We were conspicuous in the town afterwards in evening dress, very plainly Wagnerienne. You’ve have thought they’d have got used to it by now. The next day we returned directly to Prague. It was absolutely boiling. The Museum apartment had been put back together by Vadim and a friend. In sweltering heat we adjusted the position of the wine cooler and hung more pictures from Anthony’s important collection of post-Commie art. My favs are the ones of cement areas outside terrible flat’s blocks with people, or a ghastly park by a railway line, also with people. They cost a fortune though. £5000 for a tiny one.

Over the next few days I did a little hand-washing of outfits and travelled by UberX because more chance of air con. Even in boiling heat Prague is booming, unlike London. On the Friday I returned to London, by air, Club Class to resume engagements there.

This is the Famous Shield

This is the Famous Shield

 

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We So Agreed about the Petting Zoo

Saturday September 8th 2018

Anthony Mottram laid out a Cream Tea for elevenses in Prague. It was supplied by Marks and Spencer (Prague branch). ‘I’m on statins,’ he said. I said, ‘I’m not sure that’s the point.’ The cream tea was beautifully displayed. Then we left for Karlovy Vary. Once it was Karlsbad. In the early days after the Wall came down, we were shown the Emperor’s Suite, including toilet, at the Grand Hotel Pupp. But Anthony said the Pupp was not worth the effort these days. We took the Ambassador instead. Later there was to be a drama over a tea bag. We visited the Pupp, of course, just to get a feel for Grand Hotel and Spa life. These days it’s Russians and Middle Eastern potentates. Anthony said it was an enormous place and what were they going to do with it all. Across the way is the jewel in the crown as far as Karlovy Vary hotels is concerned: the Quisisana Palace. Its facade was superbly inlaid in an exotic fashion. I could sense its greatness but my hunger for hotels is waning. They’re all in chains these days. I don’t want a chain. I want personal touches, so it’s like a private Stately.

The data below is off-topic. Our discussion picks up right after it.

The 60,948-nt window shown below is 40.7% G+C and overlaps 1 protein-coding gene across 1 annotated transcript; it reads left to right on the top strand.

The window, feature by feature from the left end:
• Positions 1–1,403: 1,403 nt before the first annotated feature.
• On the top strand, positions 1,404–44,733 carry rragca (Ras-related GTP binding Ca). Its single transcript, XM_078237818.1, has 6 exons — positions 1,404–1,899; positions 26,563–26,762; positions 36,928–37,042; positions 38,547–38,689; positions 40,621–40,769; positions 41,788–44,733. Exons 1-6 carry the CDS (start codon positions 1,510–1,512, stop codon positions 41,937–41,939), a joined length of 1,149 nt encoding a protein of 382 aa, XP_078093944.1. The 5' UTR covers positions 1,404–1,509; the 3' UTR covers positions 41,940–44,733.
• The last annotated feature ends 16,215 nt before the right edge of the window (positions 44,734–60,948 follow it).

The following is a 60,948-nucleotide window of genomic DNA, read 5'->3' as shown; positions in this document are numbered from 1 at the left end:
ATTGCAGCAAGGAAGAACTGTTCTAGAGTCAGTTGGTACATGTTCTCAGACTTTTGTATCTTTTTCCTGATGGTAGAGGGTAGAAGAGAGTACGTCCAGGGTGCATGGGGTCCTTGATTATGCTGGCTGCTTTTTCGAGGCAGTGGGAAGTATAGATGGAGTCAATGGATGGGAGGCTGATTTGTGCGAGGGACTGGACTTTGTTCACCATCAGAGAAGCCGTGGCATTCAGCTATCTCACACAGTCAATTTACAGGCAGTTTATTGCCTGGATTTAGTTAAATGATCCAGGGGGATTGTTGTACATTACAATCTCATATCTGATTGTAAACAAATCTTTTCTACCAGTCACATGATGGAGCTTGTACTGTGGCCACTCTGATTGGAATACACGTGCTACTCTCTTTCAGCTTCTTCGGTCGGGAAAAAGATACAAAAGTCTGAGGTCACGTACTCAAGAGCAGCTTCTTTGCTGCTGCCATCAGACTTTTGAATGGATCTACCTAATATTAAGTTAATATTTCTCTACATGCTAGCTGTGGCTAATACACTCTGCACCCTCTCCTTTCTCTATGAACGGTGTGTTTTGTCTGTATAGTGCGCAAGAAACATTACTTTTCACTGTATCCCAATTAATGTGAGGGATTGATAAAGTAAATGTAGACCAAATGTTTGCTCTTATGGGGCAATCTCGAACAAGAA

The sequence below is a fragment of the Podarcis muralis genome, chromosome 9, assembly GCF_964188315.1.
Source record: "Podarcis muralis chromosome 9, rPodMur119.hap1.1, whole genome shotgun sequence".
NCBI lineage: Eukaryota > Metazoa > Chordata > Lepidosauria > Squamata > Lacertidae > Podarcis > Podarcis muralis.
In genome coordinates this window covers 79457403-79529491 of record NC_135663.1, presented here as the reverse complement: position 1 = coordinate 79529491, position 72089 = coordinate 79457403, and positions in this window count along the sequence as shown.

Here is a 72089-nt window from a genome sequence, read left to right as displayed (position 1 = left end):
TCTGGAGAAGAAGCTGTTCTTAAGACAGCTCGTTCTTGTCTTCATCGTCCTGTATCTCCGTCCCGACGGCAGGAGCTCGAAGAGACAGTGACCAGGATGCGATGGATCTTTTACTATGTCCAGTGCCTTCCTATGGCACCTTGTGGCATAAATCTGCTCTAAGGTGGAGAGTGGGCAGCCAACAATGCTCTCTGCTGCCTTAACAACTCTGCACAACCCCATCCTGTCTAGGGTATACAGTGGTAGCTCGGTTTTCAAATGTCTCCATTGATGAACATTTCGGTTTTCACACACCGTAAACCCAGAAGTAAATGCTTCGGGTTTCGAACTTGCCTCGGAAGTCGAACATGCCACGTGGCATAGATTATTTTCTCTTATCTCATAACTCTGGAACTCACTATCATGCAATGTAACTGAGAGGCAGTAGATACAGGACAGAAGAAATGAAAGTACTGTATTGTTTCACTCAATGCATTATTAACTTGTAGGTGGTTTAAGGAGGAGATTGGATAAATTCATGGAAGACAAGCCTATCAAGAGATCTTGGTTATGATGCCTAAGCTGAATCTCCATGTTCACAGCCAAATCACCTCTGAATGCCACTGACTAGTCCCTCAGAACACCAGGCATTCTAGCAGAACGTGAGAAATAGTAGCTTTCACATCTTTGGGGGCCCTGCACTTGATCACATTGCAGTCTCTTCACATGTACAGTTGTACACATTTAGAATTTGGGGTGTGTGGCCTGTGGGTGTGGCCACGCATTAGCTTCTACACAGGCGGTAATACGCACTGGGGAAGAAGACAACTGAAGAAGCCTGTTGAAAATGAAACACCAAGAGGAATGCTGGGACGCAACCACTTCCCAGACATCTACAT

We climbed into a wood behind the Pupp.  Anthony kept quiet about the petting zoo on the way up, revealing it only at the last minute as an intense surprise. There were no more than two ponies and two goats in a small enclosure. No even a pig. All the creatures were busy at the manger and unavailable for petting which was probably for the best because it turned out they’d written very stern notices with illustrations begging the public not to feed them and relaying their terrible experiences as a result of consuming sandwiches. ‘I nearly died,’ one of the ponies explained.

How we roared about the petting zoo, though, and sent pictures of it to Robert Nevil in London, who roared too.

There was lunch and dinner, of course, in Karlovy Vary. It was not quite so boiling hot as in Prague. We walked in the manicured pleasure gardens which no Middle European spa town can be without. Also Harrogate. Back at the Ambassador they’d run out of tea. Have you ever heard of such a thing? Anthony entered into negotiations with the front desk and achieved a tea-bag from their private supply. Proudly we carried it back to the bar. ‘You see, you’ve haven’t quite run out of tea,’ Anthony said impishly. The staff, of course, were in a dream, never imagining that a Western mogul would be so do-it-yourself.

This is how capitalism works.